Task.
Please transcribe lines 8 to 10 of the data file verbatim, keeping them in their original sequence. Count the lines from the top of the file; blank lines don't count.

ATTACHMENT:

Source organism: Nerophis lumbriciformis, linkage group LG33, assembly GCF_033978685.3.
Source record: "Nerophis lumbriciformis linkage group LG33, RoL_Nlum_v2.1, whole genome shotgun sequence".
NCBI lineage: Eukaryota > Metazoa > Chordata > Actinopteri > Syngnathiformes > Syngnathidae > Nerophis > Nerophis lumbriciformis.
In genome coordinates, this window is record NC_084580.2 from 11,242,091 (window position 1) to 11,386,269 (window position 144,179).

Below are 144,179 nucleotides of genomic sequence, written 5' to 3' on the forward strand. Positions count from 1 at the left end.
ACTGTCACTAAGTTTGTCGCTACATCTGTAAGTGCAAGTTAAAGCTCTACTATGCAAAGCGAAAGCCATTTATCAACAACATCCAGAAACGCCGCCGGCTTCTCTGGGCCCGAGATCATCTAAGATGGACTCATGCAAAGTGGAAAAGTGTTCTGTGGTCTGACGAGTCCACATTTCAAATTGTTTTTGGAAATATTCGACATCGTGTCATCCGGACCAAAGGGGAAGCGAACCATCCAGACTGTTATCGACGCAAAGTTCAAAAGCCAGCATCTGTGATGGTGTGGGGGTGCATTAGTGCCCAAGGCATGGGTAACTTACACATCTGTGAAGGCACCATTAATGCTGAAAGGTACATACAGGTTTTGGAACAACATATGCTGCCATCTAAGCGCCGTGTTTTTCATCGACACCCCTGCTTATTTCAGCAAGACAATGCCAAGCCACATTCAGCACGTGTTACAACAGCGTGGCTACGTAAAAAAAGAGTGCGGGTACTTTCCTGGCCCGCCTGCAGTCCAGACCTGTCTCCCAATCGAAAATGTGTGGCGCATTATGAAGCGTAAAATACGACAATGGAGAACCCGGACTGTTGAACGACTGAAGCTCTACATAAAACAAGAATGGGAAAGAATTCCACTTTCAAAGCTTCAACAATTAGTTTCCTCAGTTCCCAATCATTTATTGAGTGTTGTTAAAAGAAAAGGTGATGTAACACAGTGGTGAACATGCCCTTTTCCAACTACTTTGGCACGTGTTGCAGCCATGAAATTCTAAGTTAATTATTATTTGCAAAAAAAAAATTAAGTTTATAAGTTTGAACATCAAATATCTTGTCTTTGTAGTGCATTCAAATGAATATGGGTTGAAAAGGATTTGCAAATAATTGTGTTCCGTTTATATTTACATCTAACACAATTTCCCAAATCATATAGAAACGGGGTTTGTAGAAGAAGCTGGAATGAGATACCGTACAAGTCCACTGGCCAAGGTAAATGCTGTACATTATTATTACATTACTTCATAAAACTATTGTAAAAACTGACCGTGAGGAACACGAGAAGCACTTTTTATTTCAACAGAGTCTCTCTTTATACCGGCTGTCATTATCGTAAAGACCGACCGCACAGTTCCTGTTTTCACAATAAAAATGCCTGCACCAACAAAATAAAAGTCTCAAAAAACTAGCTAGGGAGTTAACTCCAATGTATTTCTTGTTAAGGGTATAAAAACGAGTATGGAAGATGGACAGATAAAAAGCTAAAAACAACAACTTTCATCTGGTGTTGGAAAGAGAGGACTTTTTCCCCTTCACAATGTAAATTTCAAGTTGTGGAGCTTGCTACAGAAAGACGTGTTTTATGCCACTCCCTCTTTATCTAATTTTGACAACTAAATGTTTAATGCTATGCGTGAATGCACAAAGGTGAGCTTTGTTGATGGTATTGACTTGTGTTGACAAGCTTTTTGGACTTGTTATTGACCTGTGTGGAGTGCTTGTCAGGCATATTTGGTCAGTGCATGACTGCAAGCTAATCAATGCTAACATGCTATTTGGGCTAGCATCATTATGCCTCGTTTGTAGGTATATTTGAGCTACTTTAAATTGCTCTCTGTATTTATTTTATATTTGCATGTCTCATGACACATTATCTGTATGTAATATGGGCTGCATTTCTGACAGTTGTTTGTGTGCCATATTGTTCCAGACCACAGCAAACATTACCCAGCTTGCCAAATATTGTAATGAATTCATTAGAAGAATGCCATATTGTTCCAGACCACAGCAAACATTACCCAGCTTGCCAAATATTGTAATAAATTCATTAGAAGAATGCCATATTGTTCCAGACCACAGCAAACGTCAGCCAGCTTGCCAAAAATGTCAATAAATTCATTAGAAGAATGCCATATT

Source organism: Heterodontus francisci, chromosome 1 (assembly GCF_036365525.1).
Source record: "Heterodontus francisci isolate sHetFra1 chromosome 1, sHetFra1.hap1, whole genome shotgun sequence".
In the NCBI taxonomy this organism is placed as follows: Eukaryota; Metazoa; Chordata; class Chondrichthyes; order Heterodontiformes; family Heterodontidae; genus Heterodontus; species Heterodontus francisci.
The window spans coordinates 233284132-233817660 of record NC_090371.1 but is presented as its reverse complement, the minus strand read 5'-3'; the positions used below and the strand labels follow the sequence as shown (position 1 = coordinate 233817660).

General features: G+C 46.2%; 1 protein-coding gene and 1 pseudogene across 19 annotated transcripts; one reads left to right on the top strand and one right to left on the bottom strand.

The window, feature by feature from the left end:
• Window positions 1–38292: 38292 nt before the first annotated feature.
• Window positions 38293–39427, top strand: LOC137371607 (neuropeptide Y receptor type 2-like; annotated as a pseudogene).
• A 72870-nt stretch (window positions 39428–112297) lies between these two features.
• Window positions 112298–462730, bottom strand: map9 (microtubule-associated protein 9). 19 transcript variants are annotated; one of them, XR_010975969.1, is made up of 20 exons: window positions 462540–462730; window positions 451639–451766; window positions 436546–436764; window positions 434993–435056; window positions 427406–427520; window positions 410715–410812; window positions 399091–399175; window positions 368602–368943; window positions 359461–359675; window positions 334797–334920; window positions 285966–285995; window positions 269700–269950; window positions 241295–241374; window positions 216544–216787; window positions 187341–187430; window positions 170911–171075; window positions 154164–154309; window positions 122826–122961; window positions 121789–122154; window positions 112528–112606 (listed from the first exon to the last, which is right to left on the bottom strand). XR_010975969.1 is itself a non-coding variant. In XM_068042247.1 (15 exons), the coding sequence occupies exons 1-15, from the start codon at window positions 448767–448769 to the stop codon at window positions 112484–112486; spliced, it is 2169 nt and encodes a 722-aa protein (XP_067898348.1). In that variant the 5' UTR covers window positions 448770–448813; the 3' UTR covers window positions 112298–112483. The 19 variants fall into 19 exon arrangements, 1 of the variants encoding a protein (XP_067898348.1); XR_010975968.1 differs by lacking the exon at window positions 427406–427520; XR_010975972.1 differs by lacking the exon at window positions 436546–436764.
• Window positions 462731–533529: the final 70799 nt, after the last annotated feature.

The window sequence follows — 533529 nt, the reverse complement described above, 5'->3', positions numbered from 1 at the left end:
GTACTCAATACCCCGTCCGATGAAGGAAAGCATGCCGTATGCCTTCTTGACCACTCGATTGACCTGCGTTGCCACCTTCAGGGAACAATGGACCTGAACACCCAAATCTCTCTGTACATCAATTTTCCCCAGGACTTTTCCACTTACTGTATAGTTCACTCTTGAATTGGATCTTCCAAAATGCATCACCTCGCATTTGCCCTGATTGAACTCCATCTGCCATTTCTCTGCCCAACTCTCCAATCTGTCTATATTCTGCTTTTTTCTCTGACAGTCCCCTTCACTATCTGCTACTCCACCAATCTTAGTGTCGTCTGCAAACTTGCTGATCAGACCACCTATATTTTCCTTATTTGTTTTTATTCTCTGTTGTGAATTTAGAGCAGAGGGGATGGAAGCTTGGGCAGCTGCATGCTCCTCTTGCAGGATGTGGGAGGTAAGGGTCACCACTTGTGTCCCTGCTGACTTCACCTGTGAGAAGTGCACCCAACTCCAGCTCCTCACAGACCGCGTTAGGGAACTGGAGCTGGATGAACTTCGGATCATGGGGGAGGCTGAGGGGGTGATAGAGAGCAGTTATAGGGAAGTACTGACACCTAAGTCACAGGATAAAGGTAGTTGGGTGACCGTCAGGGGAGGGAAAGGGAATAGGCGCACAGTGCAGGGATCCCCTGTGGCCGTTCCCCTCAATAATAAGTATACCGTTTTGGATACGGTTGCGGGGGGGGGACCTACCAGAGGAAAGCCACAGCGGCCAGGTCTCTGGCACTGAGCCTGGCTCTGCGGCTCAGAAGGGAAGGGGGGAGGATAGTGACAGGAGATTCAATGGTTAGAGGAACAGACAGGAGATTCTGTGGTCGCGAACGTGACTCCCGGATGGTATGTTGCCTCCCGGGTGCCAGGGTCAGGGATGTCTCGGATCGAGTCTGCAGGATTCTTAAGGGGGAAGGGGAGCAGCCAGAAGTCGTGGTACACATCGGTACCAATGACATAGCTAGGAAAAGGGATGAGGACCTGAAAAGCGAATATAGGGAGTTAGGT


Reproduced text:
Source record: "Heterodontus francisci isolate sHetFra1 chromosome 1, sHetFra1.hap1, whole genome shotgun sequence".
In the NCBI taxonomy this organism is placed as follows: Eukaryota; Metazoa; Chordata; class Chondrichthyes; order Heterodontiformes; family Heterodontidae; genus Heterodontus; species Heterodontus francisci.
The window spans coordinates 233284132-233817660 of record NC_090371.1 but is presented as its reverse complement, the minus strand read 5'-3'; the positions used below and the strand labels follow the sequence as shown (position 1 = coordinate 233817660).